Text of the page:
The radical reforms of the Equality and Human Rights Commission were immediately flagged up in conversation with those in attendance. Responding to these the Minister spoke of her on-going dialogue with the newly-appointed Chair of the EHRC, Baroness O’Neill, and that the recent cuts were “not because we want to cut [the EHRC] down, but because it is to do with the overriding necessity: to deal with the deficit.”  As the recent changes in the EHRC’s board and staffing begin to take root, it remains to be seen what the impact of this will be, and if Helen Grant will have more to say.

The main focus for discussion was the much-anticipated legislation on same-sex-marriage.  Grant acknowledged the controversial nature of the issue and emphasised that it has been the largest ever government consultation. She also talked about the need for the protection for religious institutions.

Amber Rudd MP, Chair of the APPG on Sex Equality, sought reassurance that women’s views would be heard in Government policy making and David Lammy MP, Chair of the APPG on Race and Community reiterated that race equality, especially in terms of unemployment  and discrimination, needs to be at the top of the agenda.  Baroness Greengross, chairing the event (and the Equalities APPG) noted the Minister will need to keep a ‘roving eye’ on implementation of policy across all parties, and the minister emphasised that the equality ministers are working hard to review what their focus is going to be.  Comments were put to her regarding the various priorities of different groups often affected by inequality, and the minister emphasised both her and her party’s past actions (including having recently visited women’s community facilities developed following the Corston report) and her future intentions, on the same sex marriage legislation and one-to-one meetings with the other ministers to further discuss their priorities.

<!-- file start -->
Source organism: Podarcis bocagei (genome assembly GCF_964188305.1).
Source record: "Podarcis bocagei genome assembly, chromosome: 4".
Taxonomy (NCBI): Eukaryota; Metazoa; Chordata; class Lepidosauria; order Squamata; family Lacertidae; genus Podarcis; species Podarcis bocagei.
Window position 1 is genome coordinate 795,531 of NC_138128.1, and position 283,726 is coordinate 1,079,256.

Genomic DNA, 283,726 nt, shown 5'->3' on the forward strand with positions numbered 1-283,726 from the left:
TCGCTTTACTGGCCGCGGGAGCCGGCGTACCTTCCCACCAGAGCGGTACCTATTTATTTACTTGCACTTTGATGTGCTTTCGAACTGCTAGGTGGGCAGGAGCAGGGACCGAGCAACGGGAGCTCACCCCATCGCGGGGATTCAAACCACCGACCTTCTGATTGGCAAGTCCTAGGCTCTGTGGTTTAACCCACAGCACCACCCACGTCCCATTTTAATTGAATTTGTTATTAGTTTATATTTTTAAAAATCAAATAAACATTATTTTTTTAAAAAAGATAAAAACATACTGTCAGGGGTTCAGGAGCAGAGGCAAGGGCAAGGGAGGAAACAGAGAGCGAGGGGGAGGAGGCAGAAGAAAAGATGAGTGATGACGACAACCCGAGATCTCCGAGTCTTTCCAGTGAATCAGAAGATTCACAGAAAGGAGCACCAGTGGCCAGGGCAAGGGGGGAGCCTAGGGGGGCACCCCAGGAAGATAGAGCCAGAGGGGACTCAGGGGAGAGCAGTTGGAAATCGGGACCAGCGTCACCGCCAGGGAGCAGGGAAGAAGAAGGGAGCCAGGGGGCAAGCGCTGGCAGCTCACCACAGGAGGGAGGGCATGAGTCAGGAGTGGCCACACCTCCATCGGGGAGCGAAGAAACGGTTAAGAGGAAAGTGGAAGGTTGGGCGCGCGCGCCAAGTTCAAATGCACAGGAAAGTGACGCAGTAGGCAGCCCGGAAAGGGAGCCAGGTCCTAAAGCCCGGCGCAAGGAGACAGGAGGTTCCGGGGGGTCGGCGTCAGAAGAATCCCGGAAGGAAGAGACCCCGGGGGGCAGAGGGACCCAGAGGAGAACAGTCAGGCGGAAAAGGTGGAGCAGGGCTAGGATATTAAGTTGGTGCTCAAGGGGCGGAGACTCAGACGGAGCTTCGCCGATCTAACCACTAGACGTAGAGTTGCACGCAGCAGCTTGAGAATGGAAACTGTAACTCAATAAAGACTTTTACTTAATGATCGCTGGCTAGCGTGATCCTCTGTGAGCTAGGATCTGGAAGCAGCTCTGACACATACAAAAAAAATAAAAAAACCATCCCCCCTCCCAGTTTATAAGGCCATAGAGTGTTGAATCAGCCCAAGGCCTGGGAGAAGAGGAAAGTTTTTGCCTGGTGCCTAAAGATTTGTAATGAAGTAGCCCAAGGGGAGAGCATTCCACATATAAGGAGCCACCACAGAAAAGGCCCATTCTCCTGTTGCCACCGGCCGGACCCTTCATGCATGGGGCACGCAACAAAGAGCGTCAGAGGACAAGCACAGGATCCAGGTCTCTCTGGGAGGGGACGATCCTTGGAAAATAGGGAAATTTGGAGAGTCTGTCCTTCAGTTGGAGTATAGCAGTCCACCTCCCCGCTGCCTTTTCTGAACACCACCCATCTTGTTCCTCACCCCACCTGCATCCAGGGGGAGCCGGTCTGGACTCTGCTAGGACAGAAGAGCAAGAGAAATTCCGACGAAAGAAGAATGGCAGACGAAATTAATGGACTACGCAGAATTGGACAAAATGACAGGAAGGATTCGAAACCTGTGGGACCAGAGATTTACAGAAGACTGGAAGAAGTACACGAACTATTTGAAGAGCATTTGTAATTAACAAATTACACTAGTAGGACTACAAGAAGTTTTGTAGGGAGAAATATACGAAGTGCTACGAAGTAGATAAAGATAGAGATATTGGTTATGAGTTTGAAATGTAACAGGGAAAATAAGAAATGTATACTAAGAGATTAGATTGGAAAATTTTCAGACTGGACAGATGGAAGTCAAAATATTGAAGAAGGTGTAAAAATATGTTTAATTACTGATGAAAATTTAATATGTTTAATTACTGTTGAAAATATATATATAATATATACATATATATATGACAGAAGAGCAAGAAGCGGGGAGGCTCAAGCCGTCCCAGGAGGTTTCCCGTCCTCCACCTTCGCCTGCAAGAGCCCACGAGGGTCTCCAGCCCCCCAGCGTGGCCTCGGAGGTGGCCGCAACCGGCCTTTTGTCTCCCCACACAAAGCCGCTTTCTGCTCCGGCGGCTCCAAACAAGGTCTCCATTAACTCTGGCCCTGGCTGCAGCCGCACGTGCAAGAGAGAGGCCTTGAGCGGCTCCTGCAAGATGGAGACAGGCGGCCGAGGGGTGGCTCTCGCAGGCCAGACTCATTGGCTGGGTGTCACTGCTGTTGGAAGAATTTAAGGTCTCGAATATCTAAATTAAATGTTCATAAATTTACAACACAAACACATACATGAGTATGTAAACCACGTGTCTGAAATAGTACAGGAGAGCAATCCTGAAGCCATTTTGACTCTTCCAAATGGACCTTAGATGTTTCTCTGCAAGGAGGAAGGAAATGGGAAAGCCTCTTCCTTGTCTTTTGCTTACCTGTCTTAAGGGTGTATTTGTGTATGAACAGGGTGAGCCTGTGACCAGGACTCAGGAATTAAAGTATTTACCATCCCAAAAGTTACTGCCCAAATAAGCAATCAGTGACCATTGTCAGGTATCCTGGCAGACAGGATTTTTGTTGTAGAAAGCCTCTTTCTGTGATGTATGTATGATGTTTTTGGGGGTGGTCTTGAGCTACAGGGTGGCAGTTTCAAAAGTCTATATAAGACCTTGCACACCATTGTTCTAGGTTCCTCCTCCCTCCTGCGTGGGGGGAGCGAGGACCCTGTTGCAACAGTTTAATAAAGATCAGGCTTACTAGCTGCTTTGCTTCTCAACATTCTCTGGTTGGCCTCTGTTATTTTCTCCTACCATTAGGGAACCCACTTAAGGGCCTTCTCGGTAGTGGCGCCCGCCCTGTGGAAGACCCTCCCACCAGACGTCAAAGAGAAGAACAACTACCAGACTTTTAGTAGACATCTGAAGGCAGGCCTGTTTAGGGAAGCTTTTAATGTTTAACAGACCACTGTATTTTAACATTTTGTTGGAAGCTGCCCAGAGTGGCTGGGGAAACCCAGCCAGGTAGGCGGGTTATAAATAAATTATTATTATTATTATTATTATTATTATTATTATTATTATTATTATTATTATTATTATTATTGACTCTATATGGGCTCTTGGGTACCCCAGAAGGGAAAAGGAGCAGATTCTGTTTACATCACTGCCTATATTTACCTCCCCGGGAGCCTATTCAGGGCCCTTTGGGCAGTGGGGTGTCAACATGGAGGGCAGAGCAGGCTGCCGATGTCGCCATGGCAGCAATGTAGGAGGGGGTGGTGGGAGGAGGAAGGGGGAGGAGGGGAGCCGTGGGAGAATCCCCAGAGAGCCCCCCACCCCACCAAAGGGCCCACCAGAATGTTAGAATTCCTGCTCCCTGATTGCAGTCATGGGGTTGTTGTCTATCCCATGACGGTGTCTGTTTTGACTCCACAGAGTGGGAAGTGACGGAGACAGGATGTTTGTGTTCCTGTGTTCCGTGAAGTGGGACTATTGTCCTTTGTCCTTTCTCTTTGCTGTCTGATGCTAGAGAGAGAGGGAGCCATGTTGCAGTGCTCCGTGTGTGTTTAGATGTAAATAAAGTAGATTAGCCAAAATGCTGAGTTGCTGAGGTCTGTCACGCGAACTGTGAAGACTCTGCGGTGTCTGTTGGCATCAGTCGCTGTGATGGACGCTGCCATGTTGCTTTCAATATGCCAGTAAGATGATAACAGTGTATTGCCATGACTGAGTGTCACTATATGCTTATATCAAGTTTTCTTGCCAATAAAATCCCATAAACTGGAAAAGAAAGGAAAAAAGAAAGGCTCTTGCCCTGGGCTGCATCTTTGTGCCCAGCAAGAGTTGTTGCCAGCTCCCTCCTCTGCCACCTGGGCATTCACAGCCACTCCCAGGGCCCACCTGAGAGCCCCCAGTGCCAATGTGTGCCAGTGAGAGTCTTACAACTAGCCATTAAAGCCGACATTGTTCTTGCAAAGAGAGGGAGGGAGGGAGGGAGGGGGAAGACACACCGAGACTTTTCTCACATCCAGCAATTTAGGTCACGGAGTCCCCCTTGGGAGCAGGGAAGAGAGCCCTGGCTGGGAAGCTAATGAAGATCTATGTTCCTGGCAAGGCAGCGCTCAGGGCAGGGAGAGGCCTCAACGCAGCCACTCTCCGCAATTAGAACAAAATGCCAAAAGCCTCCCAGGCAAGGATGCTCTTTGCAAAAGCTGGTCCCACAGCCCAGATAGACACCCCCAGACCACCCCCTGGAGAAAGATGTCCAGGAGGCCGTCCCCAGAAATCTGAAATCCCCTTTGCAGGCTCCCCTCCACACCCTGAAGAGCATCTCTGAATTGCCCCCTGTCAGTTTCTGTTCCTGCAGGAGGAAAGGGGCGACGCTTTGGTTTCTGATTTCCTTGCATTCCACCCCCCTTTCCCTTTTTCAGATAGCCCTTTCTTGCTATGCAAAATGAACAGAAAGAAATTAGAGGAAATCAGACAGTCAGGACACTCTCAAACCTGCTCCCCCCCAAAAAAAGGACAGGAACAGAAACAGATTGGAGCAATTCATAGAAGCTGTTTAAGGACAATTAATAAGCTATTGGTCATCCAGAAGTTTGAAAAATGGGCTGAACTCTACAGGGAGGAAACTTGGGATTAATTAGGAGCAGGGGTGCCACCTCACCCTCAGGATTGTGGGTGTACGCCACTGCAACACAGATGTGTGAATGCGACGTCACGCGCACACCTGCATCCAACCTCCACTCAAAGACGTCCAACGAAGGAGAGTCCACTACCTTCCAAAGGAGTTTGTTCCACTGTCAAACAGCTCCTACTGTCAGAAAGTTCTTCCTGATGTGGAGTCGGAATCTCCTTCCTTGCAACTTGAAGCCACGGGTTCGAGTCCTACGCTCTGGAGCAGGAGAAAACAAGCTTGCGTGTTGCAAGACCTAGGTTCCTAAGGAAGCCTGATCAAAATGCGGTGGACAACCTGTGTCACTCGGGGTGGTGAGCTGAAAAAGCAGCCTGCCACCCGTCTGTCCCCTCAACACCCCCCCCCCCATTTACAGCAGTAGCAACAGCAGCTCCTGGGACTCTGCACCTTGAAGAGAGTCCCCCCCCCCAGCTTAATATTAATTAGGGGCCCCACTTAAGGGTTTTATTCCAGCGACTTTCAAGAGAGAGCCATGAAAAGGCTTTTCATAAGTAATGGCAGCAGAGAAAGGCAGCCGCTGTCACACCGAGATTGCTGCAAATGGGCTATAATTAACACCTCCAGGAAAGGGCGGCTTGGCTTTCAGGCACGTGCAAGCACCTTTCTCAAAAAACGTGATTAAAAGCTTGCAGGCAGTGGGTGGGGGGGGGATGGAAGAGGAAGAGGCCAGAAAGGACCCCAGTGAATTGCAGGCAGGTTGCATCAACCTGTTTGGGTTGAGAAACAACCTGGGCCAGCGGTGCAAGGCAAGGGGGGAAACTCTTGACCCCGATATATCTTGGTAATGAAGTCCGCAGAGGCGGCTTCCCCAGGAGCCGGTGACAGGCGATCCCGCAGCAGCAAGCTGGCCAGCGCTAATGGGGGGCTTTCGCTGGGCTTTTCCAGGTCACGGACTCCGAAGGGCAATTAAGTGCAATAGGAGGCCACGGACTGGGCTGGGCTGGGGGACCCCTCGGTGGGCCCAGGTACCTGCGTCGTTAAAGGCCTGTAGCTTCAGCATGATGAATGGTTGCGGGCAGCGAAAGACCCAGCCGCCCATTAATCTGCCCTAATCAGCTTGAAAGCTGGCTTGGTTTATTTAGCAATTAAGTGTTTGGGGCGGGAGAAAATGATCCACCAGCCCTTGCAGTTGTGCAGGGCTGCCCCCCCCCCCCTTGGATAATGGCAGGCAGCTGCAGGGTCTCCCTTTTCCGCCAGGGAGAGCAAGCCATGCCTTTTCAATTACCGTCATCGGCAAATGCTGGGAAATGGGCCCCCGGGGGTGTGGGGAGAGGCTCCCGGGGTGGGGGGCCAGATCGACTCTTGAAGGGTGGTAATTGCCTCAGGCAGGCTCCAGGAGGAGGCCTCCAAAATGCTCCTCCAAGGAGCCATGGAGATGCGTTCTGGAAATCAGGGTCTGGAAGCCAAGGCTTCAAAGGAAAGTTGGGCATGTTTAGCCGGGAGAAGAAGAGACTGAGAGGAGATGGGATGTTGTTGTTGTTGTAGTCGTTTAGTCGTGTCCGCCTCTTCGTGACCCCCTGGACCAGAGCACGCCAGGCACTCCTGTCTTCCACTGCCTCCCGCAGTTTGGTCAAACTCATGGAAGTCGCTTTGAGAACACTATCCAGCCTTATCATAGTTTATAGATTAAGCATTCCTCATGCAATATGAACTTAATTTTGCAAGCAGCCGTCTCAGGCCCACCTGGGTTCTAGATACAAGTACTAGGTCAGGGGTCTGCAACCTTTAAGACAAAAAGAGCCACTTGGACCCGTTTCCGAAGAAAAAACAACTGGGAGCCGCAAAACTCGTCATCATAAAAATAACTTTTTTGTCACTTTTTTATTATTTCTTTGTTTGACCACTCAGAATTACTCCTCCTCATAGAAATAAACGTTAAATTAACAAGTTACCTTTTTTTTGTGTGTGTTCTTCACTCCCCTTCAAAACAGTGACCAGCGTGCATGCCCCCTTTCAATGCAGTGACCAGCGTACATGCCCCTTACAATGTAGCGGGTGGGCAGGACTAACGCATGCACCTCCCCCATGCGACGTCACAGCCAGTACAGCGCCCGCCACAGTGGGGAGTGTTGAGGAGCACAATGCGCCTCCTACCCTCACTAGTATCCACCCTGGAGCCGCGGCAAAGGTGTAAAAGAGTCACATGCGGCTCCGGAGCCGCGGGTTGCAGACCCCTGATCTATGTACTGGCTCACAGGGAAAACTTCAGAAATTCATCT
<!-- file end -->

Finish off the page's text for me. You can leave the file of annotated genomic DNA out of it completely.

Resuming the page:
Although only an hour long, the general feeling was one of a ‘long way to go’, and discussions could quite likely have gone well on into the evening. After lively discussions on women, same sex marriage, the EHRC and race issues facing the current Coalition Government, it was clear that Helen Grant has her work cut out.